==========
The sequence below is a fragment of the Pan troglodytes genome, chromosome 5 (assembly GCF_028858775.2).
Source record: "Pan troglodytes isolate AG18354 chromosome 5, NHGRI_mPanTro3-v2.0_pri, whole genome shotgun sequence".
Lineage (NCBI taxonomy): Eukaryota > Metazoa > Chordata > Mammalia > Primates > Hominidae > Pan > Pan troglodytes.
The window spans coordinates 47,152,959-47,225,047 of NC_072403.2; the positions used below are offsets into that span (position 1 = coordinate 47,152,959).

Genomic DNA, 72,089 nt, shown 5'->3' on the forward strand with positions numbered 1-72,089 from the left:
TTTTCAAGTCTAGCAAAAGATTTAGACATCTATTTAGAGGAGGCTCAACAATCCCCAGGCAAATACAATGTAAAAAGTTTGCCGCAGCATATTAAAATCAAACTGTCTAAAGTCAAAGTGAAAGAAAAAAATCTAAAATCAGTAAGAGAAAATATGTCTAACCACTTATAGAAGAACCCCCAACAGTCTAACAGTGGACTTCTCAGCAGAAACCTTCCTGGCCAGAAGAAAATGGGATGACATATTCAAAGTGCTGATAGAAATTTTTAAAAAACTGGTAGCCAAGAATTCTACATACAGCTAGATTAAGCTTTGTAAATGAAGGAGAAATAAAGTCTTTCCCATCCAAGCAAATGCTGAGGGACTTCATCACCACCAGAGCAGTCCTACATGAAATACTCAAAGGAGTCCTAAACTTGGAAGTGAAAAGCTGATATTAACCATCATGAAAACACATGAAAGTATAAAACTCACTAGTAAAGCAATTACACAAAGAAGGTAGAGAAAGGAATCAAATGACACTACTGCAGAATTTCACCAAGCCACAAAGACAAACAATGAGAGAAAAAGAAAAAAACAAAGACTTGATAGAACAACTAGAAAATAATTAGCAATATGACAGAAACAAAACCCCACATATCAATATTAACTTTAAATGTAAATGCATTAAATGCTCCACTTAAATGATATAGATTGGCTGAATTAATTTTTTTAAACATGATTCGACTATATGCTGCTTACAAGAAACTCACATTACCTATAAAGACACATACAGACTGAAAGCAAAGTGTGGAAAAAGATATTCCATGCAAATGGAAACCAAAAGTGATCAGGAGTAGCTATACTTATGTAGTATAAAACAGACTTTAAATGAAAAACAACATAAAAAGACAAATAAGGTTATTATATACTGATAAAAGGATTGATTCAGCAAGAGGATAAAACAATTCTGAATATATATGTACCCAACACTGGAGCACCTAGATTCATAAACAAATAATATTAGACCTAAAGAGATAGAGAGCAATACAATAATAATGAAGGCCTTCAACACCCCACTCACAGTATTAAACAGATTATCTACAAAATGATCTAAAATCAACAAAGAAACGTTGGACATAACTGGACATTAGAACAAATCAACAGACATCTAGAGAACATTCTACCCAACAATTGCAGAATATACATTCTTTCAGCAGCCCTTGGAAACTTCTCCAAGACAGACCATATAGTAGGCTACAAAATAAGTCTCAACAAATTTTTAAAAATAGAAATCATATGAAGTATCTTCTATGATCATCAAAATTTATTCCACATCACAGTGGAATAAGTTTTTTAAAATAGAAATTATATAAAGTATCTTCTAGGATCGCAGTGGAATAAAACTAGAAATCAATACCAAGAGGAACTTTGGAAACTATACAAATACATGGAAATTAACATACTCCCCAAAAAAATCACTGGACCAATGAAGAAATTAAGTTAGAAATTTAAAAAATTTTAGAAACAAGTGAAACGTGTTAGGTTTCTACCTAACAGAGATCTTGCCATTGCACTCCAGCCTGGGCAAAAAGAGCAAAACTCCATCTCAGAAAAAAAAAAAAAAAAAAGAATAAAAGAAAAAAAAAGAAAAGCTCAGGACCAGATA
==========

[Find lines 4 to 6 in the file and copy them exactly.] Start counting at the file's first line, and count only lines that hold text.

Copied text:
The window spans coordinates 47,152,959-47,225,047 of NC_072403.2; the positions used below are offsets into that span (position 1 = coordinate 47,152,959).

Genomic DNA, 72,089 nt, shown 5'->3' on the forward strand with positions numbered 1-72,089 from the left:
TTTTCAAGTCTAGCAAAAGATTTAGACATCTATTTAGAGGAGGCTCAACAATCCCCAGGCAAATACAATGTAAAAAGTTTGCCGCAGCATATTAAAATCAAACTGTCTAAAGTCAAAGTGAAAGAAAAAAATCTAAAATCAGTAAGAGAAAATATGTCTAACCACTTATAGAAGAACCCCCAACAGTCTAACAGTGGACTTCTCAGCAGAAACCTTCCTGGCCAGAAGAAAATGGGATGACATATTCAAAGTGCTGATAGAAATTTTTAAAAAACTGGTAGCCAAGAATTCTACATACAGCTAGATTAAGCTTTGTAAATGAAGGAGAAATAAAGTCTTTCCCATCCAAGCAAATGCTGAGGGACTTCATCACCACCAGAGCAGTCCTACATGAAATACTCAAAGGAGTCCTAAACTTGGAAGTGAAAAGCTGATATTAACCATCATGAAAACACATGAAAGTATAAAACTCACTAGTAAAGCAATTACACAAAGAAGGTAGAGAAAGGAATCAAATGACACTACTGCAGAATTTCACCAAGCCACAAAGACAAACAATGAGAGAAAAAGAAAAAAACAAAGACTTGATAGAACAACTAGAAAATAATTAGCAATATGACAGAAACAAAACCCCACATATCAATATTAACTTTAAATGTAAATGCATTAAATGCTCCACTTAAATGATATAGATTGGCTGAATTAATTTTTTTAAACATGATTCGACTATATGCTGCTTACAAGAAACTCACATTACCTATAAAGACACATACAGACTGAAAGCAAAGTGTGGAAAAAGATATTCCATGCAAATGGAAACCAAAAGTGATCAGGAGTAGCTATACTTATGTAGTATAAAACAGACTTTAAATGAAAAACAACATAAAAAGACAAATAAGGTTATTATATACTGATAAAAGGATTGATTCAGCAAGAGGATAAAACAATTCTGAATATATATGTACCCAACACTGGAGCACCTAGATTCATAAACAAATAATATTAGACCTAAAGAGATAGAGAGCAATACAATAATAATGAAGGCCTTCAACACCCCACTCACAGTATTAAACAGATTATCTACAAAATGATCTAAAATCAACAAAGAAACGTTGGACATAACTGGACATTAGAACAAATCAACAGACATCTAGAGAACATTCTACCCAACAATTGCAGAATATACATTCTTTCAGCAGCCCTTGGAAACTTCTCCAAGACAGACCATATAGTAGGCTACAAAATAAGTCTCAACAAATTTTTAAAAATAGAAATCATATGAAGTATCTTCTATGATCATCAAAATTTATTCCACATCACAGTGGAATAAGTTTTTTAAAATAGAAATTATATAAAGTATCTTCTAGGATCGCAGTGGAATAAAACTAGAAATCAATACCAAGAGGAACTTTGGAAACTATACAAATACATGGAAATTAACATACTCCCCAAAAAAATCACTGGACCAATGAAGAAATTAAGTTAGAAATTTAAAAAATTTTAGAAACAAGTGAAACGTGTTAGGTTTCTACCTAACAGAGATCTTGCCATTGCACTCCAGCCTGGGCAAAAAGAGCAAAACTCCATCTCAGAAAAAAAAAAAAAAAAAAGAATAAAAGAAAAAAAAAGAAAAGCTCAGGACCAGATA